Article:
Navigation Links
New type of MRSA in hospitalized patients probably of animal origin
Date:6/2/2011

WASHINGTON, DC -- June 2, 2011 -- A distinctly new type of methicillin resistant Staphylococcus aureus (MRSA) that is not detected by traditional genetic screening methods has been discovered in patients in Irish hospitals according to research to be published in the journal Antimicrobial Agents and Chemotherapy. These findings provide significant insights into how new MRSA strains emerge and highlight the potential for the transmission of infectious agents from animals to humans.

MRSA is a significant cause of hospital- and community-acquired infection worldwide. MRSA strains are characterized by the presence of a mobile DNA cassette (known as SCCmec) encoding genes that confer resistance to beta-lactam antibiotics including methicillin and recombinase genes that allow the cassette to transfer into methicillin-susceptible S. aureus (MSSA).

Scientists at the University of Dublin, the Irish National MRSA Reference Laboratory and the University of Dresden and Alere Technologies in Germany identified the new MRSA strain using high throughput DNA microarray screening. Complete genome sequencing revealed that this strain is distinctly different to previously described MRSA. It carries a new type of SCCmec encoding highly divergent genes that are very different to any described previously in MRSA or in any other organism. Consequently the new strain is not detected as MRSA by routine conventional and real time DNA-based polymerase chain reaction (PCR) assays commonly used to screen patients for MRSA. The MRSA strain was found to belong to the genetic lineage clonal complex 130 (CC130), which has previously only been associated with MSSA from cows and other animals, but not humans, strongly suggesting that the new MRSA originated in animals.

During the publication process, the authors became aware that a consortium of researchers lead by the University of Cambridge and the Wellcome Trust Sanger Institute in the United Kingdom had identified bovine MRSA with an almost identical SCCmec element to that in the Irish CC130 human MRSA. These researchers also identified MRSA harboring the novel SCCmec element emerging in bovine and human populations in the United Kingdom and Denmark. This study will be published simultaneously in Lancet Infectious Diseases.

Commenting on the significance of the findings, Professor David Coleman from the University of Dublin said: "The results of our study and the independent United Kingdom study indicate that new types of MRSA that can colonize and infect humans are currently emerging from animal reservoirs in Ireland and Europe and it is difficult to correctly identify them as MRSA. This knowledge will enable us to rapidly adapt existing genetic MRSA detection tests, but has also provided invaluable insights into the evolution and origins of MRSA."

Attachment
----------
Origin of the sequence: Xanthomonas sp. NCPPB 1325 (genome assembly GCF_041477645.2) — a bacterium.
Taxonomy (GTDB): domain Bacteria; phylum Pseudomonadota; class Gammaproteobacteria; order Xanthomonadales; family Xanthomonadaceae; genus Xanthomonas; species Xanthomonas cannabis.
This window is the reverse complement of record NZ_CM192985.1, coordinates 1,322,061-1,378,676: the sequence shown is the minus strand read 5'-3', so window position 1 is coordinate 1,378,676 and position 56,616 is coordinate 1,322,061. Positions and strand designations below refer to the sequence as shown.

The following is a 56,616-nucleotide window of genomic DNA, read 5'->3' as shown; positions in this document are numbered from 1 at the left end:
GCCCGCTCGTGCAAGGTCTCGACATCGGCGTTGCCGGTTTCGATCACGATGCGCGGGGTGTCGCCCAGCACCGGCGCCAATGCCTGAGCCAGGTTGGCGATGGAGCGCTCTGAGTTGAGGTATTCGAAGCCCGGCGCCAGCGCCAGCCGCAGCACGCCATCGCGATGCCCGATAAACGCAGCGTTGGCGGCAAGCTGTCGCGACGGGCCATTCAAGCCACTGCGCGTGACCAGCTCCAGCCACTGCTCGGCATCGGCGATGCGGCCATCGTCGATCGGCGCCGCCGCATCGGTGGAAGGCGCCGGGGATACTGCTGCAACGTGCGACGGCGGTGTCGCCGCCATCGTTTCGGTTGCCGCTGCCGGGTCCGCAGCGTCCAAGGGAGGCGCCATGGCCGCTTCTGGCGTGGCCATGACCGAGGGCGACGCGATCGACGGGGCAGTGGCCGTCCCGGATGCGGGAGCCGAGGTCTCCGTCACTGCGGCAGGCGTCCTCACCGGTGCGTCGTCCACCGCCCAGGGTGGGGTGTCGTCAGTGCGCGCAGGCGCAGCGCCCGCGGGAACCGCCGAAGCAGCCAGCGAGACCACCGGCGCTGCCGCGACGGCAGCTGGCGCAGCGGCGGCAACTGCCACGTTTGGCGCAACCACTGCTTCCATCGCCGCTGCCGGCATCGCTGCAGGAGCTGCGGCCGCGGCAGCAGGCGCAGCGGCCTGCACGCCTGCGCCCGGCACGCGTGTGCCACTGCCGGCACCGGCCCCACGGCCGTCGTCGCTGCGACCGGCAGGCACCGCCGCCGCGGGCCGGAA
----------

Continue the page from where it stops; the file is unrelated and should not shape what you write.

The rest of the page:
'/>"/>

Contact: Garth Hogan
ghogan@asmusa.org
American Society for Microbiology
Source:Eurekalert

Related biology news :

1. Vitamin C rapidly improves emotional state of acutely hospitalized patients, say LDI researchers
2. For insulin sensitive overweight patients, 1 session of exercise improves metabolic health
3. UCR researchers propose minocycline as a promising drug for patients with Fragile X syndrome
4. Text focuses on diagnosing infections in immunocompromised patients
5. UCSF Fresno leading-edge study lends hope to emphysema patients
6. How eating fruit and vegetables can improve cancer patients response to chemotherapy
7. New test promises quicker, more accurate evaluation for cystic fibrosis patients
8. Phase III data show efficacy/safety of iclaprim in patients with complicated skin infections
9. Geisinger research: Antimalarial drug prevents diabetes in arthritis patients
10. Mitochondria could be a target for therapeutic strategy for Alzheimers disease patients
11. Stroke patients soon may have fun, high-tech tool
Post Your Comments:
*Name:
*Comment:
*Email:
(Date:5/16/2017)... , May 16, 2017  Veratad Technologies, LLC ( ... online age and identity verification solutions, announced today they ... Conference 2017, May 15 thru May 17, 2017, in ... and International Trade Center. Identity impacts ... and in today,s quickly evolving digital world, defining identity ...
(Date:5/6/2017)... May 5, 2017 RAM Group ... a new breakthrough in biometric authentication based on ... mechanical properties to perform biometric authentication. These new sensors ... material created by Ram Group and its partners. This ... transportation, supply chains and security. Ram Group is ...
(Date:4/19/2017)... , April 19, 2017 ... its vendor landscape is marked by the presence of ... is however held by five major players - 3M ... these companies accounted for nearly 61% of the global ... leading companies in the global military biometrics market boast ...
Breaking Biology News(10 mins):
(Date:9/22/2017)... ... September 22, 2017 , ... HOLLOWAY AMERICA, a stainless ... premier packaging event PACK EXPO International in Las Vegas from September 25 to ... , At this year’s PACK EXPO at the Last Vegas Convention Center, HOLLOWAY ...
(Date:9/21/2017)... ... , ... Dr. Greg Leyer, Chief Scientific Officer of UAS Labs, will be ... at 12:10pm in the Probiotics Resource Center, Mandalay Bay Expo Hall. , “I ... probiotics have shown impressive data in areas outside the gut including heart health, Vitamin ...
(Date:9/21/2017)... (PRWEB) , ... September 21, 2017 , ... ... bright neon green this month, the response was swift and efficient thanks to ... RRWQG ). RRWQG is made up of more than 50 stakeholders, including officials ...
(Date:9/20/2017)... CT (PRWEB) , ... September 20, 2017 , ... Diversity ... 2nd annual multi-city Fueling the Growth pitch competition to uncover the top technology-driven, women-led ... will be an integral part of each city’s entrepreneurial events going on that week ...
Breaking Biology Technology: